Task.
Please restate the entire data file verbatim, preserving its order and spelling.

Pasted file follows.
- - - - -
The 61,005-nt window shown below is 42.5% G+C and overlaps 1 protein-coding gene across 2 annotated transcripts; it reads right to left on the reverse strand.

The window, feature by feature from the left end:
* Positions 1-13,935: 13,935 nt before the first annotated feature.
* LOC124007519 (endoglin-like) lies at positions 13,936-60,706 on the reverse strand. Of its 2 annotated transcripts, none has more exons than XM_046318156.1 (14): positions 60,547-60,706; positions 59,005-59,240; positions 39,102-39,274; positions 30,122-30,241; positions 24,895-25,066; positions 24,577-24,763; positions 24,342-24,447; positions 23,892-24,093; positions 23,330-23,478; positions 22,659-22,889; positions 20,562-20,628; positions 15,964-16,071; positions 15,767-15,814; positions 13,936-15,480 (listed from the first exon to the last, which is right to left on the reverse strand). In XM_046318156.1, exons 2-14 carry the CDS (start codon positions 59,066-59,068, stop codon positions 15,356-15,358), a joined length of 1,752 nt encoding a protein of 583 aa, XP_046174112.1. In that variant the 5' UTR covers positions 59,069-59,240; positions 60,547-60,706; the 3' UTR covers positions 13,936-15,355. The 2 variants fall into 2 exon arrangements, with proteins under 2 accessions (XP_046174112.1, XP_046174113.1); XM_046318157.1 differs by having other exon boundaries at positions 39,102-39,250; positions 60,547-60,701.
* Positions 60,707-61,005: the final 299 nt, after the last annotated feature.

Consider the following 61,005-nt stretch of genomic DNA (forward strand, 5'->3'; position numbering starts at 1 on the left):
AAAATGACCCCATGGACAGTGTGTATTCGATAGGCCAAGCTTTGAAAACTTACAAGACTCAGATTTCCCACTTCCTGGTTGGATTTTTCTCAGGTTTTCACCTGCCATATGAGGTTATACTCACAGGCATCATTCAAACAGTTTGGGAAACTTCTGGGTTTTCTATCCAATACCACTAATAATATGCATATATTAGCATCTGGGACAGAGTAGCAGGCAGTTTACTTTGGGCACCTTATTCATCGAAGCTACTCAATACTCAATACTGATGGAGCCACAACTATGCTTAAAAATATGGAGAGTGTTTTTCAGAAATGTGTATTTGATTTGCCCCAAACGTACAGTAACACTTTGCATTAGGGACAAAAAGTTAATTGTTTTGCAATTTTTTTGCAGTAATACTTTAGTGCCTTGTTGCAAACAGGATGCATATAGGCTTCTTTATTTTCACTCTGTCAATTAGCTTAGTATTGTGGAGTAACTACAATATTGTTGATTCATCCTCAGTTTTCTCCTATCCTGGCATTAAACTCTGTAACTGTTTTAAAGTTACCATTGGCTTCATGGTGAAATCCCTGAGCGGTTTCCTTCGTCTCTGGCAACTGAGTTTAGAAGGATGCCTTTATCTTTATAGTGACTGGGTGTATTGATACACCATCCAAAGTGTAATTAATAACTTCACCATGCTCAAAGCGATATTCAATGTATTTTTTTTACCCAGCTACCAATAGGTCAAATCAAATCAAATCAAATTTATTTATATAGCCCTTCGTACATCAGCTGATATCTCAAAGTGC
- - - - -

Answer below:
The 61,005-nt window shown below is 42.5% G+C and overlaps 1 protein-coding gene across 2 annotated transcripts; it reads right to left on the reverse strand.

The window, feature by feature from the left end:
* Positions 1-13,935: 13,935 nt before the first annotated feature.
* LOC124007519 (endoglin-like) lies at positions 13,936-60,706 on the reverse strand. Of its 2 annotated transcripts, none has more exons than XM_046318156.1 (14): positions 60,547-60,706; positions 59,005-59,240; positions 39,102-39,274; positions 30,122-30,241; positions 24,895-25,066; positions 24,577-24,763; positions 24,342-24,447; positions 23,892-24,093; positions 23,330-23,478; positions 22,659-22,889; positions 20,562-20,628; positions 15,964-16,071; positions 15,767-15,814; positions 13,936-15,480 (listed from the first exon to the last, which is right to left on the reverse strand). In XM_046318156.1, exons 2-14 carry the CDS (start codon positions 59,066-59,068, stop codon positions 15,356-15,358), a joined length of 1,752 nt encoding a protein of 583 aa, XP_046174112.1. In that variant the 5' UTR covers positions 59,069-59,240; positions 60,547-60,706; the 3' UTR covers positions 13,936-15,355. The 2 variants fall into 2 exon arrangements, with proteins under 2 accessions (XP_046174112.1, XP_046174113.1); XM_046318157.1 differs by having other exon boundaries at positions 39,102-39,250; positions 60,547-60,701.
* Positions 60,707-61,005: the final 299 nt, after the last annotated feature.

Consider the following 61,005-nt stretch of genomic DNA (forward strand, 5'->3'; position numbering starts at 1 on the left):
AAAATGACCCCATGGACAGTGTGTATTCGATAGGCCAAGCTTTGAAAACTTACAAGACTCAGATTTCCCACTTCCTGGTTGGATTTTTCTCAGGTTTTCACCTGCCATATGAGGTTATACTCACAGGCATCATTCAAACAGTTTGGGAAACTTCTGGGTTTTCTATCCAATACCACTAATAATATGCATATATTAGCATCTGGGACAGAGTAGCAGGCAGTTTACTTTGGGCACCTTATTCATCGAAGCTACTCAATACTCAATACTGATGGAGCCACAACTATGCTTAAAAATATGGAGAGTGTTTTTCAGAAATGTGTATTTGATTTGCCCCAAACGTACAGTAACACTTTGCATTAGGGACAAAAAGTTAATTGTTTTGCAATTTTTTTGCAGTAATACTTTAGTGCCTTGTTGCAAACAGGATGCATATAGGCTTCTTTATTTTCACTCTGTCAATTAGCTTAGTATTGTGGAGTAACTACAATATTGTTGATTCATCCTCAGTTTTCTCCTATCCTGGCATTAAACTCTGTAACTGTTTTAAAGTTACCATTGGCTTCATGGTGAAATCCCTGAGCGGTTTCCTTCGTCTCTGGCAACTGAGTTTAGAAGGATGCCTTTATCTTTATAGTGACTGGGTGTATTGATACACCATCCAAAGTGTAATTAATAACTTCACCATGCTCAAAGCGATATTCAATGTATTTTTTTTACCCAGCTACCAATAGGTCAAATCAAATCAAATCAAATTTATTTATATAGCCCTTCGTACATCAGCTGATATCTCAAAGTGC